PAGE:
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The Clinic and Elsewhere - Gender & Sex Equity Initiative Speaker Series Spring 2019

The Clinic and Elsewhere speaker series is sponsored by the Gender and Sex Equity Initiative of the Rock Ethics Institute (REI) and is convened by Hilary Malatino, a core faculty member of the REI and Assistant Professor in the Department of Women's Gender, and Sexuality Studies at Penn State. See press release here
by Betsy VanNoy Jan 29, 2019

The Clinic and Elsewhere speaker series is sponsored by the Gender and Sex Equity Initiative of the Rock Ethics Institute (REI) and is convened by Hilary Malatino, a core faculty member of the REI and Assistant Professor in the Department of Women's Gender, and Sexuality Studies at Penn State.

See press release here 


  • October 24, 2018 - Julian Gill-Peterson
  • November 28, 2018 - Ellen Feder
  • January 23, 2019 - Aren Aizura
  • February 20, 2019 - Eric Plemons 
  • March 21, 2019 - Susan Stryker

Short Description (find long description at end of announcement):
The Clinic and Elsewhere: Critical Conversations on Trans and Intersex Wellness is a lecture series that will bring scholars from the fields of trans and intersex studies into conversation with Penn State students, faculty, and staff, as well as the broader central Pennsylvania community, in order to analyze and further develop strategies to ameliorate forms of medical and administrative violence that impact trans, intersex and gender non-conforming (GNC) subjects accessing or attempting to access health care and wellness services. 


Julian Gill-Peterson
Date: October 24, 2018
Time: 5:00pm
Location: 67 Willard

Title: The Intersex and Trans Invention of Gender: On Children’s Self-Determination
Abstract: The contemporary concept of human gender has an origin in mid-twentieth century medicine, derived from dehumanizing and unethical clinical research with transgender and intersex children. This talk examines how the medicalization of intersex and transgender young people overlapped in this era, shaping the abstract idea of normative gender by dismissing the agency and knowledge of kids. Considering the very different landscapes of pediatric transgender and intersex care today, the historical overlap of these fields offers important resources for critiquing medical models and imagining what childhood gender self-determination can look like.

Bio: Julian Gill-Peterson is Assistant Professor of English and Gender, Sexuality, and Women’s Studies at the University of Pittsburgh. They are the author of Histories of the Transgender Child (2018). Julian is currently at work on a new book project entitled Gender Underground: A History of Trans DIY.

Ellen Feder 
Date: November 28, 2018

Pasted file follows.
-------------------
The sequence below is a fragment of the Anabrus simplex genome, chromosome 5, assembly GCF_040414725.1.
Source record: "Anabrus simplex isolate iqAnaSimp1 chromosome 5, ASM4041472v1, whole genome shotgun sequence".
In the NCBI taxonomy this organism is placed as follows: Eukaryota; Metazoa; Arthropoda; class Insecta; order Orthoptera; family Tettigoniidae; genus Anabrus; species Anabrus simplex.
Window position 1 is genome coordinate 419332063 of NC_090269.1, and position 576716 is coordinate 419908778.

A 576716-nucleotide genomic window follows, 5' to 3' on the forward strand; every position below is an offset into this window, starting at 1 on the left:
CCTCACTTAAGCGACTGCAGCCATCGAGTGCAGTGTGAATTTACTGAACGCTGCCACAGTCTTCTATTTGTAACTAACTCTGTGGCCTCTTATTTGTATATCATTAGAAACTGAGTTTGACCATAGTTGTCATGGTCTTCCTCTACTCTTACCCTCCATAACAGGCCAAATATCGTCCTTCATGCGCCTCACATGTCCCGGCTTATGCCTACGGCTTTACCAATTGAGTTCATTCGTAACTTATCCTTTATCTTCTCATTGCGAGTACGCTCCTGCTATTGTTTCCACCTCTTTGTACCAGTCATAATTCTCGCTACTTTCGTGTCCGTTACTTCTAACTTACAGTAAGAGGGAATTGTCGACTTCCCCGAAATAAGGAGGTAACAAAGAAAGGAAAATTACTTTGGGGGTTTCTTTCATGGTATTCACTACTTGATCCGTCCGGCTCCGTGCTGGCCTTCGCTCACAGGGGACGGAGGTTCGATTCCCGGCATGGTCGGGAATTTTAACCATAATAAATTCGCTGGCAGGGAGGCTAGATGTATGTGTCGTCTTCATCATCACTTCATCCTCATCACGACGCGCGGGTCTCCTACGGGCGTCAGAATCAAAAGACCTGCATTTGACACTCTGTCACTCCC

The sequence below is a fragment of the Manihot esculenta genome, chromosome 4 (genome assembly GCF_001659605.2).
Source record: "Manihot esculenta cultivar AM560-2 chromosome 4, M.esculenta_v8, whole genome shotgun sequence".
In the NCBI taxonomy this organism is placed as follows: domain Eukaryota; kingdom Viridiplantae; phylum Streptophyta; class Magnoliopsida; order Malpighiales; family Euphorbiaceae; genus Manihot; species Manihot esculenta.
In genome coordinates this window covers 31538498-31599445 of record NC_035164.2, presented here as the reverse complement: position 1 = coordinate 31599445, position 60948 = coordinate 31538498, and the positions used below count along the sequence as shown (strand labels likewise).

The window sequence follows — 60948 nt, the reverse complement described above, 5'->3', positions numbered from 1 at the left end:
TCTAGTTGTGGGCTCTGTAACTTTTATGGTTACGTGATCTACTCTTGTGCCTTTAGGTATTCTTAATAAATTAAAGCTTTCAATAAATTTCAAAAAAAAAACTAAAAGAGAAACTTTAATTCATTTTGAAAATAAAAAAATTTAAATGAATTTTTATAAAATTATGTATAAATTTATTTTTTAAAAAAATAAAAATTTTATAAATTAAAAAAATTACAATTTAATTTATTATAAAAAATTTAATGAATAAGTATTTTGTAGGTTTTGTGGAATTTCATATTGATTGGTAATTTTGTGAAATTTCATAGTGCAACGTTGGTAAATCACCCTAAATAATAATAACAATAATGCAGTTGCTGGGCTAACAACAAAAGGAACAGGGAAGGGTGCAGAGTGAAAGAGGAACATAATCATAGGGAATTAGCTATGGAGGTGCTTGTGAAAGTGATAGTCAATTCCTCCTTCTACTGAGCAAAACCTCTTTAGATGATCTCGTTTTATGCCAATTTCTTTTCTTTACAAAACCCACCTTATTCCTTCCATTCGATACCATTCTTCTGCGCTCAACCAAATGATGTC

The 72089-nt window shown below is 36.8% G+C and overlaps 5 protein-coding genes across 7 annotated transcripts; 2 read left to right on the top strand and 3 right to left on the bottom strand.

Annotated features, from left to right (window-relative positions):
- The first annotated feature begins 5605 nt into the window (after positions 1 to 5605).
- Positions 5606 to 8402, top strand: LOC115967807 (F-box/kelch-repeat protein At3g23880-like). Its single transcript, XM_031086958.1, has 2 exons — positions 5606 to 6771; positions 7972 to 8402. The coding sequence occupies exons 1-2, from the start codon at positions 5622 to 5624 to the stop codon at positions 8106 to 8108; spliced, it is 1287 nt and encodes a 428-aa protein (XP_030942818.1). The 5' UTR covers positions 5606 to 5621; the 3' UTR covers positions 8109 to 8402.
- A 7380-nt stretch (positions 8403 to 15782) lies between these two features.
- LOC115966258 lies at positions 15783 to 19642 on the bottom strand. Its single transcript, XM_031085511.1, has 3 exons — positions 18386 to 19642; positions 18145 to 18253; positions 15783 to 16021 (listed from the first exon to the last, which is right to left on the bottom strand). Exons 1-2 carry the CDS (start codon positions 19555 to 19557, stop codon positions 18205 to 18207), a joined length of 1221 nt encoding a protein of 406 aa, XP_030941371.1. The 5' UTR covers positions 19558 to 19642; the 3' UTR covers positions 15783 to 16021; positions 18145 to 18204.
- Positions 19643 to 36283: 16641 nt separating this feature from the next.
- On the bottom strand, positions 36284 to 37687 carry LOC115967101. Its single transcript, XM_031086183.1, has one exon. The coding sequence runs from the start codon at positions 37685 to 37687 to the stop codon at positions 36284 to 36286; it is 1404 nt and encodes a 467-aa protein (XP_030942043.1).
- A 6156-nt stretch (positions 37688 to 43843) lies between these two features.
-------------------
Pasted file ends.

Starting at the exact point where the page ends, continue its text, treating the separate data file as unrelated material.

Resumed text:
Time: 5:00pm
Location: 201 Thomas

Title: Curiosity, Ethics, and the Medical Management of Intersex Bodies
Abstract: To consider the recent history of the medicalization of intersex bodies requires acknowledgment of the ways that such bodies have been made “curiosities,” objects of scientific investigation associated with harms now recognized as human rights violations. In this presentation, I propose that focusing on curiosity itself may help us better understand and appreciate the moral violation of medical treatment of intersex. I also suggest that examination of curiosity in this context may challenge some settled beliefs about this history of the standard of care, and furthermore help us to better appreciate the consequences of a refusal to be curious.

Bio: Ellen Feder is Assistant Professor of Philosophy at American University, where she also teaches in the program in Women and Gender Studies. She has been an active member of ISNA since 1999, when she first presented a paper at the American Philosophical Association that considered the failure of bioethicists to intervene in the medical management of intersex. She has since published work resulting from interviews she conducted with parents of children with intersex, and was a member of the Hastings Center working group, “Surgically Shaping Children.” She is also a member of ISNA’s Medical Advisory Board.

Aren Aizura
Date: January 23, 2019
Time: 5:00pm
Location: Foster Auditorium

Title: Hell Holes Or Saviors: Transnational Visions of Southeast Asian Trans Surgery
Abstract: This talk investigates political economies of risk logic by looking at how transnational trans and queer studies comprehend trans people’s patronage of “back alley surgeons.” I compare online reviews of and videos about Pratunam Polyclinic, a walk-in aesthetic surgery clinic in Bangkok, Thailand with a large trans clientele, which some consider a “hellhole” but which others describe as a renowned center for transgender surgeries. This comparison troubles the exceptionalist logic that global north nations offer the best surgical care and yield the most satisfied trans surgery candidates. Arguing that the spectral other of the “high quality” or “caring” surgical procedure is a subject thought to be condemned to mutilation, disfigurement, and unimaginable pain and suffering, I show how this spectralizes and marginalizes low-income trans people (particularly trans and gender nonconforming people outside the global north) who access low-cost surgical procedures as naturally risky or insensitive to “bad” care.